For two decades the Veterans Support Foundation (VSF) has provided shelter and support to homeless veterans through three transitional living programs and one permanent residence in Connecticut. Each year, 70 percent or more of the program’s transitional residents put their lives back on track, graduating to their own homes or apartments and sources of income.
The graduation rate is one way VSF measures success. Another is staying financially solvent in the face of constantly fluctuating funding sources.
Since the beginning, the U.S. Department of Veterans Affairs (VA) has been VSF’s primary partner. But the support the VA provides — and the rules by which it operates — have changed.
VSF’s Supportive Housing Program has managed to survive and thrive in part because it is small and lean; it serves some fifty veterans each year with two full-time and three part-time staff. VSF has also been resourceful; when sources of funding have dried up, the staff and board have managed to find others.
VSF’s Supportive Housing Program has managed to survive and thrive in part because it is small and lean; it serves some fifty veterans each year with two full-time and three part-time staff. VSF has also been resourceful; when sources of funding have dried up, the staff and board have managed to find others. The highly structured environment at VSF residences enables homeless veterans to make the transition to independent, productive lives.
Building the Program
In the early 1990s advocacy groups estimated that between two and three million Americans were homeless, and the problem was especially acute among veterans.
In 1994 the Veterans Support Foundation (then known as Vietnam Veterans Assistance Fund) began building its Supportive Housing Program for Homeless Veterans in Connecticut. The idea was to offer homeless veterans a place to live while they underwent treatment and rehabilitation at a nearby VA Medical Center.
VSF had its headquarters in Washington, D.C., but choosing Connecticut for its housing program was no accident. The Connecticut Department of Social Services was offering state and federal funds to buy housing for homeless veterans, and the VA-Connecticut Healthcare System’s West Haven campus was a willing partner.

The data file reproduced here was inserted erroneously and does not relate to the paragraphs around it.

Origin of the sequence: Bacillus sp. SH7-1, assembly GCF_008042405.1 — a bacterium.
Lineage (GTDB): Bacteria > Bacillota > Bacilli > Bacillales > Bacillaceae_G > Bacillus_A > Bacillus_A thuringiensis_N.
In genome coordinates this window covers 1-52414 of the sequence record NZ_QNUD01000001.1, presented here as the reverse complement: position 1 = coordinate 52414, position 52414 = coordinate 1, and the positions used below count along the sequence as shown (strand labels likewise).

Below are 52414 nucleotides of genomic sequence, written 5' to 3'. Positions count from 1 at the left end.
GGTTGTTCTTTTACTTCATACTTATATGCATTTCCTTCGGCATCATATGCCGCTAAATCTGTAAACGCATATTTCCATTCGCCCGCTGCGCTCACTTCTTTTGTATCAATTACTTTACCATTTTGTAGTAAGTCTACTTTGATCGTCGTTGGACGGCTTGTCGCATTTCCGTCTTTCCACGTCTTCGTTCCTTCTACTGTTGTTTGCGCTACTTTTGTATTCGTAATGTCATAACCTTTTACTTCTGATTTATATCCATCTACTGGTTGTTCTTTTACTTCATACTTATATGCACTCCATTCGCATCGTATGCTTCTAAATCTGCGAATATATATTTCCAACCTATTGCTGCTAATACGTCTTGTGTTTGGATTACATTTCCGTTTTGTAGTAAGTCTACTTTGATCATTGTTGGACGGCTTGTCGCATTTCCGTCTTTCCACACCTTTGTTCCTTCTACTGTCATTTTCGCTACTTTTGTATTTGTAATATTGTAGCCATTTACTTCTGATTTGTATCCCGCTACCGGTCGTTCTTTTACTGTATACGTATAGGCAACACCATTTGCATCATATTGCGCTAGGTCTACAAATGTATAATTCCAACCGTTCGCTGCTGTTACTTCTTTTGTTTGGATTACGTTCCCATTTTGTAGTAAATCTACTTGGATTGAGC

VSF located several houses, and applied for — and won — grants to buy them. Over the next two years the organization bought and renovated four properties in residential sections of West Haven. VA funds covered 65 percent of the costs; VSF contributed the rest.
Each house had six or nine bedrooms and multiple kitchens. A homeless veteran entering the program was given his own room, but he shared a kitchen and bathroom with two other residents and shared the rest of the house with all residents. Originally veterans could reside in these homes for up to two years as they continued their VA treatment programs and worked on the issues that had caused their homelessness: substance abuse, PTSD, unemployment, and lack of a family or community support system.
Veterans were required to be sober and drug-free for ninety days before being accepted into the program. They agreed to keep their rooms and common areas clean, not to have visitors without permission, and not to smoke inside the buildings. They were required to attend weekly house meetings and to spend twenty hours a week engaged in productive activities outside the houses, such as treatment programs, classes, volunteer work, and employment. Veterans who didn’t follow the rules were asked to leave. Today VSF stands by the same rules.
Once the houses were operational, VSF covered expenses with income from the Combined Federal Campaign (CFC), an annual fundraising event for U.S. government employees including the military. According to Keith King, VSF’s president: “We used to rely heavily on CFC funds. But every year CFC funds constitute a smaller portion of our budget.”
VSF also asked residents to pay a fee, amounting to 30 percent or less of their adjusted incomes — a practice that continues today. Why charge homeless veterans a fee? According to King, the policy isn’t so much about finances. In 2012 resident fees covered only $52,810, or 14 percent of the $367,395 spent to operate four houses. Rather, the fee has more to do with veterans taking ownership of their own rehabilitation.
“Our guys need to accept responsibility for their lives,” says King. “We’re here to help. But the vets have to show they’re committed to change, and paying a residential fee is part of that commitment.” He adds that veterans are — and always have been — accepted into the program regardless of income.